Before Reading Strategies Useful in the Middle School Classroom
The teacher selects a set of 8-15 key terms from the piece to be read. Working in small groups, students place the terms in categories the teachers has established. Each group creates a "gist statement," which they predict will summarize the reading. Finally, they list things they hope to discover as a result of words they didn't understand or questions that were inspired by the process.
- Students are asked to generate a list of words, group them according to their similarities, then label the group.
A powerful pre-reading strategy is to pull an important quotation from the story and place it on the board. This quote focuses students’ reading and can also form the basis of a role play. Additionally, you could pull a series of quotes from a single character and hand them out to students before reading. Students would have a chance to get insight into the character before they read. Discuss things like: Who is this person? What is his problem? How is she like me?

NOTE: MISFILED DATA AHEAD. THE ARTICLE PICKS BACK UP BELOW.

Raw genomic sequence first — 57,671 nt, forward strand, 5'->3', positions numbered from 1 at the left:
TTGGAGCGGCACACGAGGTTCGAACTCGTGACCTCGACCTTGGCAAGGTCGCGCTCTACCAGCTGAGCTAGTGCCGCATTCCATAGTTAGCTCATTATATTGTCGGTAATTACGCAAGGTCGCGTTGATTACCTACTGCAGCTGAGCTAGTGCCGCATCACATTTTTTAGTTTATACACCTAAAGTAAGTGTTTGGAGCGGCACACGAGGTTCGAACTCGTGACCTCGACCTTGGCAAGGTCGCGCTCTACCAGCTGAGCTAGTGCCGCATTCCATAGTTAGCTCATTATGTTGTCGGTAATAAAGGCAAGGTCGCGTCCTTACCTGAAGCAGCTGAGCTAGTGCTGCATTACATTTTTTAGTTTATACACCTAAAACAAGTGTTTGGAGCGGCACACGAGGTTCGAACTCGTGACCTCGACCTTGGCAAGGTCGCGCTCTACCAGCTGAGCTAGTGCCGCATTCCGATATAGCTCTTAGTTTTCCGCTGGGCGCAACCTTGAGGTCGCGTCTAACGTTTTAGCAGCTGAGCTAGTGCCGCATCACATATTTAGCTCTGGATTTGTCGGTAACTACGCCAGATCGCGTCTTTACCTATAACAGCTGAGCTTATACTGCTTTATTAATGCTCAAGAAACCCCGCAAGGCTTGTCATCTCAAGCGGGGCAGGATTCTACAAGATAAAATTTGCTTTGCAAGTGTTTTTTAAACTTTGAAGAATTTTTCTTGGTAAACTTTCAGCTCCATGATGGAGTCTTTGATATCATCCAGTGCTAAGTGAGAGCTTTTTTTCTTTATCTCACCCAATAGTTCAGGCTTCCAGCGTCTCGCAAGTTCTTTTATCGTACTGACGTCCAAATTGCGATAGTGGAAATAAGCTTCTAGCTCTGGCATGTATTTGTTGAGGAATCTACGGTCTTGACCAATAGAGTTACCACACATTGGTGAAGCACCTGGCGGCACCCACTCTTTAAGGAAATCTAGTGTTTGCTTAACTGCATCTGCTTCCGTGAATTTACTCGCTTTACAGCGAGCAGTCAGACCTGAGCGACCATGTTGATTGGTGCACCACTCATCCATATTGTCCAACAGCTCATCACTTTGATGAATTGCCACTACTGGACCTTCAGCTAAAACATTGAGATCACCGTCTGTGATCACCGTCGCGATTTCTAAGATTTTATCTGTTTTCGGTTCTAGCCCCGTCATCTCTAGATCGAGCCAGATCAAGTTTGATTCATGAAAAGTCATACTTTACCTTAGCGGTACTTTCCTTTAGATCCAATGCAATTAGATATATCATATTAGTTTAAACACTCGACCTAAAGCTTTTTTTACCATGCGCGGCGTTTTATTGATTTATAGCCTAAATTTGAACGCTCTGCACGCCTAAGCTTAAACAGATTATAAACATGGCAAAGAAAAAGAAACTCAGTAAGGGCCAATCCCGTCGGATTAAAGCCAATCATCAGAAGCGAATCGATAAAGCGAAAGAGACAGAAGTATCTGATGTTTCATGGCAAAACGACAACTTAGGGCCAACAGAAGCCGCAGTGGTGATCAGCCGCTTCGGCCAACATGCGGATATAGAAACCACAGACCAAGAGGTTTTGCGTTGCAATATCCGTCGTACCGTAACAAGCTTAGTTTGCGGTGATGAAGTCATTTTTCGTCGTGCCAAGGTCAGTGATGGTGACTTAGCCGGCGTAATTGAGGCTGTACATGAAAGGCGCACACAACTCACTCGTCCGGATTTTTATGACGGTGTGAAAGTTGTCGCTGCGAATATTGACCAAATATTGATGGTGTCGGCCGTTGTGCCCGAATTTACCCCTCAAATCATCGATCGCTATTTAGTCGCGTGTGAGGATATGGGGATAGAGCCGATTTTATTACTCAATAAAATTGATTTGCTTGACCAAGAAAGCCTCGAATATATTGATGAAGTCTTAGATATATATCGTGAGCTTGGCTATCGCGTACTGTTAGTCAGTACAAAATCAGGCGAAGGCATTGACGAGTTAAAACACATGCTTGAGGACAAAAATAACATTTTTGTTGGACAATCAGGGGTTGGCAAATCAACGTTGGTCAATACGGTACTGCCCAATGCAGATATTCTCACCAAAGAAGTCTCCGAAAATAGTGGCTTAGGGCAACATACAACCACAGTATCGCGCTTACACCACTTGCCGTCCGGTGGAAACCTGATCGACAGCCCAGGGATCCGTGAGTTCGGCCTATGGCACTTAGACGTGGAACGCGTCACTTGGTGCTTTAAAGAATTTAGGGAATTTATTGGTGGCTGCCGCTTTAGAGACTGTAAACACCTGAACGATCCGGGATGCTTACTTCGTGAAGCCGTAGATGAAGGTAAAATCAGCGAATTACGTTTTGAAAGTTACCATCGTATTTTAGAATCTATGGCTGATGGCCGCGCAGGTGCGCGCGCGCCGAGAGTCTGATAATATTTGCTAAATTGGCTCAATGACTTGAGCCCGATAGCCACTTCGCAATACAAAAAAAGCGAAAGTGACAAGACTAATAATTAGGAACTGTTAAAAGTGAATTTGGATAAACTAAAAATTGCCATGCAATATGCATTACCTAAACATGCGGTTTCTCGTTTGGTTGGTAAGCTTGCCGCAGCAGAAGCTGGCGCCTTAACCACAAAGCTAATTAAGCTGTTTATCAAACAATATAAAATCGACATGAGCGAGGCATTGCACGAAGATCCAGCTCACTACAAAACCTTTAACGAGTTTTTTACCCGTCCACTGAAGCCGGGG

- Teachers orally dictate a list of words that originate from a specific text. Students should circle the words they think they know the meaning of and underline words that they are unsure of their spelling. Students have five minutes to independently write a story using all of the above words. Students pair/share their stories.
- Read a short engaging text to your students that relates to your topic of study. Ask student to generate questions they expect will be answered with further investigation. Students chart these questions on the Concept Ladder and record answers as they are discovered.
- Distribute a list of statements to students that relate to the topic of study. Students place a check next to any statement they agree with. After reading, students compare their opinions with information in the text.
- Each group of 3-4 receives a piece of chart paper with a given topic on it. The group writes as many words that they can think of associated with the topic. After 30 seconds, each group passes their chart paper and tries to add new words to the new chart (time increases to 40).
- Present students with a group of words that illustrates a good impression of the text but does not tell everything. Students use these words to predict what the text will be about.